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Accueil > Séminaires > Archive des séminaires d’Utinam > 2017

Moreno Marcellini

From Time Resolved Small/Wide Angle X-rays Scattering to Microscopy

jeudi 7 décembre 2017, 15h

salle de conférences de l’observatoire


chercheur associé à l’Institut UTINAM, ancien post-doctorant au Ceramic Synthesis and Functionalization Lab,
UMR3080 CNRS/Saint-Gobain, Cavaillon

Résumé :

X-rays scattering is a basic and powerful tool to investigate objects at several length scales. For example, crystal structures (atom-atom distribution), protein conformations (few nm), and colloidal crystal (tens of nm). Albeit it yields an average measurement of the ensemble, we can extract fine details. To extract fine structural changes in dynamic processes, for example the action mechanism of a protein after being triggered, Time Resolved X-rays Scattering yields information about the overall structural changes between the excited and the ground state of the ensemble. These changes are observable both at simple molecule scale, such as small molecules carrying heavy scatterer, and at large molecule (proteins, polymers) scale. Here, we show few examples of what we wanted to do by Time Resolved X-rays scattering (mechanism of the water oxidation cluster in PS II) and what we achieved (uncovering the transient isomer in a photoreaction).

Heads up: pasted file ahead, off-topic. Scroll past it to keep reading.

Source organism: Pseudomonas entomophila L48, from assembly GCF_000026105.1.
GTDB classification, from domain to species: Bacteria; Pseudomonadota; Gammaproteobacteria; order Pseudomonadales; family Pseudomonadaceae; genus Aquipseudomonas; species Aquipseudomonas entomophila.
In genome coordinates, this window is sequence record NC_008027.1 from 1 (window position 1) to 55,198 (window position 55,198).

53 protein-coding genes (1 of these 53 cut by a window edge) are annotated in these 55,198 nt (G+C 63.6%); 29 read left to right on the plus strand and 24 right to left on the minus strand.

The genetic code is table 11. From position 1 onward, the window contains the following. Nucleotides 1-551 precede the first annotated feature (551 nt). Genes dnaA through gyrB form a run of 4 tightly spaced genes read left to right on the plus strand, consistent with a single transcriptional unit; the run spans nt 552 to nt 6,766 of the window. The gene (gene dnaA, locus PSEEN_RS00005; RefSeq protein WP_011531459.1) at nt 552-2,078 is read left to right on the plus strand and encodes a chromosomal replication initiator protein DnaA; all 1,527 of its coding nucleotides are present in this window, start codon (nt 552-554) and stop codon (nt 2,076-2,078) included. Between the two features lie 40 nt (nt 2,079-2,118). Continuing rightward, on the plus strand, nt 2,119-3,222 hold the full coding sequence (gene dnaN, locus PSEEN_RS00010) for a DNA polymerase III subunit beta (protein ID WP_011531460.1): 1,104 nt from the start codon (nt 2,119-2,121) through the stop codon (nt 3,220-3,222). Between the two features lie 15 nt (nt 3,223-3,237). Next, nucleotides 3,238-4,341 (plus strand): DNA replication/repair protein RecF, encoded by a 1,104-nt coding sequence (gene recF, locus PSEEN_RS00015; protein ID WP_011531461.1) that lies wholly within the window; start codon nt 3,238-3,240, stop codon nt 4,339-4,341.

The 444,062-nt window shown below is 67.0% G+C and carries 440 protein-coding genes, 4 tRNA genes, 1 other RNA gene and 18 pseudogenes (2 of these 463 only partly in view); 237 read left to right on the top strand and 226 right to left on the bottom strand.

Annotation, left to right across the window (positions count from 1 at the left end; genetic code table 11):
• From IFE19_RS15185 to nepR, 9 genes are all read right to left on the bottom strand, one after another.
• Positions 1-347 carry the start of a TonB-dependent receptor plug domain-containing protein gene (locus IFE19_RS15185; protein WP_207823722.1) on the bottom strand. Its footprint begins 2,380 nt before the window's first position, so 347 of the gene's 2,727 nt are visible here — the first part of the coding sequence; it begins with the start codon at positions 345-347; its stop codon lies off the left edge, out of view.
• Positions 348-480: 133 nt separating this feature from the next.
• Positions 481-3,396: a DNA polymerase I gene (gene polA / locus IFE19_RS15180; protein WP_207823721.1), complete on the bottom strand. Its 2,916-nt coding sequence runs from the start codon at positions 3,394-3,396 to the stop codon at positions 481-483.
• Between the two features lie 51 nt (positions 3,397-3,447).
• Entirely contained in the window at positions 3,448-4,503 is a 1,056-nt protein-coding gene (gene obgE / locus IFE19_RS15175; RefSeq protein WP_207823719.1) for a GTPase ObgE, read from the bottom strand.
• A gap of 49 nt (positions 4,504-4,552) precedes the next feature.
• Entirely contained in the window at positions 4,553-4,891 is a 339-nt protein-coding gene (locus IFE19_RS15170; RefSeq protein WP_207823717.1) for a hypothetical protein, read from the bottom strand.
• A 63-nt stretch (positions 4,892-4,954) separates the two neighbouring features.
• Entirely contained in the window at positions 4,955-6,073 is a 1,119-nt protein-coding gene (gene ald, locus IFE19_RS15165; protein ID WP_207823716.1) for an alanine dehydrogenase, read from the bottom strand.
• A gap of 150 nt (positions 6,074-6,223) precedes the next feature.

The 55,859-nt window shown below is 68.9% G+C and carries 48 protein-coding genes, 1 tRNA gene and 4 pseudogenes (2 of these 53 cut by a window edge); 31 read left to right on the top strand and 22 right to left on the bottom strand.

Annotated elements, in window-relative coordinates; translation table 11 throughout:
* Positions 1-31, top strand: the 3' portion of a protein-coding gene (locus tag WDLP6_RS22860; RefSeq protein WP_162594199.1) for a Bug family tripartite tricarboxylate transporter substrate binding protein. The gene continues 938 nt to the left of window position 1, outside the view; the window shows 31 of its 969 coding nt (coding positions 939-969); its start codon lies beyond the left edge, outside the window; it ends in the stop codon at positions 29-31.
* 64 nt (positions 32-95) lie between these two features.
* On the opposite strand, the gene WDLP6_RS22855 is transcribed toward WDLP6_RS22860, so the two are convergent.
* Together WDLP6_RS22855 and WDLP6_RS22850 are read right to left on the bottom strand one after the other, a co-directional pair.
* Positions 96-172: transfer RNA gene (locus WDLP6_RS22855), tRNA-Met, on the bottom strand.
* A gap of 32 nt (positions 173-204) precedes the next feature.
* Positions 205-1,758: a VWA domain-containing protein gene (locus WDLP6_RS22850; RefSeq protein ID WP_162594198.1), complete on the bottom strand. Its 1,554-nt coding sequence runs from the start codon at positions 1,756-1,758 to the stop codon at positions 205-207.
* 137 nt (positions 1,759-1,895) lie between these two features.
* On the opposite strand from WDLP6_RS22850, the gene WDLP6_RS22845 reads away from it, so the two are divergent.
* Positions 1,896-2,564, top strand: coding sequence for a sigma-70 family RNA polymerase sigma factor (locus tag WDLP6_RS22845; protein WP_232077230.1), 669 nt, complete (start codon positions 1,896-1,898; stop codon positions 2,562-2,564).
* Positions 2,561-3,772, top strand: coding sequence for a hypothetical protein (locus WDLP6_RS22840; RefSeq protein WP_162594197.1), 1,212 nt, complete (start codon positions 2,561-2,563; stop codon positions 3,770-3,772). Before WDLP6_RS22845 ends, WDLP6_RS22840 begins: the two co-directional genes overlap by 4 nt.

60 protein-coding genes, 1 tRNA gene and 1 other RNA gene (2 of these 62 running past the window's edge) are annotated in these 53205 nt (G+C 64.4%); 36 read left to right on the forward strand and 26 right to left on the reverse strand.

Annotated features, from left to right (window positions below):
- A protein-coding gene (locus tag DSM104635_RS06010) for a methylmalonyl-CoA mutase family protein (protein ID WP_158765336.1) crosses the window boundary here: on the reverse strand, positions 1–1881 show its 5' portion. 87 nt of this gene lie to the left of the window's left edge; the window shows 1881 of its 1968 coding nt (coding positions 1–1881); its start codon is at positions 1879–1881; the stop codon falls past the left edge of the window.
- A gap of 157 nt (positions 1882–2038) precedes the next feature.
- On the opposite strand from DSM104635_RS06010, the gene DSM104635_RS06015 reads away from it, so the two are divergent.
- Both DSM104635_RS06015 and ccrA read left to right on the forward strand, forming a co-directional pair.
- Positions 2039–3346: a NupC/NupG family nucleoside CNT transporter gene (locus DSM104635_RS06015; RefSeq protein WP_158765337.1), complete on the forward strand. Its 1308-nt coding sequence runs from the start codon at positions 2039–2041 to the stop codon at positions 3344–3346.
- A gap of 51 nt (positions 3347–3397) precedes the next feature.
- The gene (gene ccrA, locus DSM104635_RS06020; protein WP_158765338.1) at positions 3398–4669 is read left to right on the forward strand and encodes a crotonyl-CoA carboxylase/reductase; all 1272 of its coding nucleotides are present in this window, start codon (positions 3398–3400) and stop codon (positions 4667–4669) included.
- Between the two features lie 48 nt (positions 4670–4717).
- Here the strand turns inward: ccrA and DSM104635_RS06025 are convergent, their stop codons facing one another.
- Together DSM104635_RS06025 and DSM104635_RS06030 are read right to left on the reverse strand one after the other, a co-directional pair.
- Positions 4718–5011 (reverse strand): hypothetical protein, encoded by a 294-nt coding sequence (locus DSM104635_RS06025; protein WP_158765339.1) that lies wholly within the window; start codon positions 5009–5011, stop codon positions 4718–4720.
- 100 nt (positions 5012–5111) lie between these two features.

The identification of the reaction path by X-rays scattering can be aided by molecular dynamic simulations. On the one hand, molecular dynamic simulation can generate, under certain conditions for the virtual experiments, several conformers which can then be used as basic structures to compute the X-rays scattering and fit the latter to the experimental one. We will show that we can determine the best conformers during an unfolding process. On the other hand, we can guide the molecular dynamic simulations toward conformations that agree with experimental data.

Can we imagine how does water freeze ? Confocal laser scanning microscopy allows us to image growing ice crystals in Zirconium acetate solution. Such compound has been shown to behave, under certain restrict conditions, like an ice-shaping protein. With the same optical method, we can observe the unidirectional drying of a colloidal suspension. By following the motion of the single particle, we find out that the particle velocity is the key-factor to obtain either ordered or disordered dense regions.

Numéro ORCID de l’auteur
La présentation peut être téléchargée dès maintenant au DOI :10.6084/m9.figshare.5612779